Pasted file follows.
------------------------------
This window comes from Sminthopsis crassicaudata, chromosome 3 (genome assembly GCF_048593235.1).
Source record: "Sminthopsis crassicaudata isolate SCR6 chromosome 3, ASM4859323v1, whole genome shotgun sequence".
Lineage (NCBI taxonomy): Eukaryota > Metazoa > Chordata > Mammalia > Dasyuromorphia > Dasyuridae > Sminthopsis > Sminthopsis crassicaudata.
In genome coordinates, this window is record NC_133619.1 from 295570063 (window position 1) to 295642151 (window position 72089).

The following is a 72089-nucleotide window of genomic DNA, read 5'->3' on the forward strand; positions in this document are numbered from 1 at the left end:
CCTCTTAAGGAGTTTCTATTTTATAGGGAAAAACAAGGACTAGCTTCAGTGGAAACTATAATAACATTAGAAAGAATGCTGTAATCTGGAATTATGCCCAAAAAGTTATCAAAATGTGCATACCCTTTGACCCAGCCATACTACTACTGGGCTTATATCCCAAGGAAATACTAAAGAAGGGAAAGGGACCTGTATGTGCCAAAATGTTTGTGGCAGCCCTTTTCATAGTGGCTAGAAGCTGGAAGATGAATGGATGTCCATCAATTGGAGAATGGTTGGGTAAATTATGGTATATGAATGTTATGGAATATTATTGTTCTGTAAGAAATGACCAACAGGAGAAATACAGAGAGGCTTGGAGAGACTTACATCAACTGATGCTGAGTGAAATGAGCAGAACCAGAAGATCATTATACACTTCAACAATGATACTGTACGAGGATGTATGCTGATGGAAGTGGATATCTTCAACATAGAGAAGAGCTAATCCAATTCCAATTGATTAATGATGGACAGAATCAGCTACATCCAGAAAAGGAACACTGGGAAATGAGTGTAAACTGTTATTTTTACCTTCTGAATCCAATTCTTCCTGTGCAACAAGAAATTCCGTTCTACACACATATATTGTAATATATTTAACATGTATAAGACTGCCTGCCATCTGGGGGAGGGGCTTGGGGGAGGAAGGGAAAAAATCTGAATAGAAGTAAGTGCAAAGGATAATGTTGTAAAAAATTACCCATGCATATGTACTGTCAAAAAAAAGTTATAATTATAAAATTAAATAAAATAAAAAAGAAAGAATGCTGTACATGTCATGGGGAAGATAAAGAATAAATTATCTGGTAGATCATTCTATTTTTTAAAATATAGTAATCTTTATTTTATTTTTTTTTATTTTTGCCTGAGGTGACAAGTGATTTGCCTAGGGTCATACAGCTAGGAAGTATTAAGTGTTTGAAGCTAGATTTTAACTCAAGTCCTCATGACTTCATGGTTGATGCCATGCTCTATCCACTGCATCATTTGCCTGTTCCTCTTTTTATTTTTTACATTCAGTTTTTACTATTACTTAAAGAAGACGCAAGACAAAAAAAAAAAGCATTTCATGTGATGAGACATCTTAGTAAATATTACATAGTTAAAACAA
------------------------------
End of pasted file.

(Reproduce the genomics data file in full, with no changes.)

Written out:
This window comes from Sminthopsis crassicaudata, chromosome 3 (genome assembly GCF_048593235.1).
Source record: "Sminthopsis crassicaudata isolate SCR6 chromosome 3, ASM4859323v1, whole genome shotgun sequence".
Lineage (NCBI taxonomy): Eukaryota > Metazoa > Chordata > Mammalia > Dasyuromorphia > Dasyuridae > Sminthopsis > Sminthopsis crassicaudata.
In genome coordinates, this window is record NC_133619.1 from 295570063 (window position 1) to 295642151 (window position 72089).

The following is a 72089-nucleotide window of genomic DNA, read 5'->3' on the forward strand; positions in this document are numbered from 1 at the left end:
CCTCTTAAGGAGTTTCTATTTTATAGGGAAAAACAAGGACTAGCTTCAGTGGAAACTATAATAACATTAGAAAGAATGCTGTAATCTGGAATTATGCCCAAAAAGTTATCAAAATGTGCATACCCTTTGACCCAGCCATACTACTACTGGGCTTATATCCCAAGGAAATACTAAAGAAGGGAAAGGGACCTGTATGTGCCAAAATGTTTGTGGCAGCCCTTTTCATAGTGGCTAGAAGCTGGAAGATGAATGGATGTCCATCAATTGGAGAATGGTTGGGTAAATTATGGTATATGAATGTTATGGAATATTATTGTTCTGTAAGAAATGACCAACAGGAGAAATACAGAGAGGCTTGGAGAGACTTACATCAACTGATGCTGAGTGAAATGAGCAGAACCAGAAGATCATTATACACTTCAACAATGATACTGTACGAGGATGTATGCTGATGGAAGTGGATATCTTCAACATAGAGAAGAGCTAATCCAATTCCAATTGATTAATGATGGACAGAATCAGCTACATCCAGAAAAGGAACACTGGGAAATGAGTGTAAACTGTTATTTTTACCTTCTGAATCCAATTCTTCCTGTGCAACAAGAAATTCCGTTCTACACACATATATTGTAATATATTTAACATGTATAAGACTGCCTGCCATCTGGGGGAGGGGCTTGGGGGAGGAAGGGAAAAAATCTGAATAGAAGTAAGTGCAAAGGATAATGTTGTAAAAAATTACCCATGCATATGTACTGTCAAAAAAAAGTTATAATTATAAAATTAAATAAAATAAAAAAGAAAGAATGCTGTACATGTCATGGGGAAGATAAAGAATAAATTATCTGGTAGATCATTCTATTTTTTAAAATATAGTAATCTTTATTTTATTTTTTTTTATTTTTGCCTGAGGTGACAAGTGATTTGCCTAGGGTCATACAGCTAGGAAGTATTAAGTGTTTGAAGCTAGATTTTAACTCAAGTCCTCATGACTTCATGGTTGATGCCATGCTCTATCCACTGCATCATTTGCCTGTTCCTCTTTTTATTTTTTACATTCAGTTTTTACTATTACTTAAAGAAGACGCAAGACAAAAAAAAAAAGCATTTCATGTGATGAGACATCTTAGTAAATATTACATAGTTAAAACAA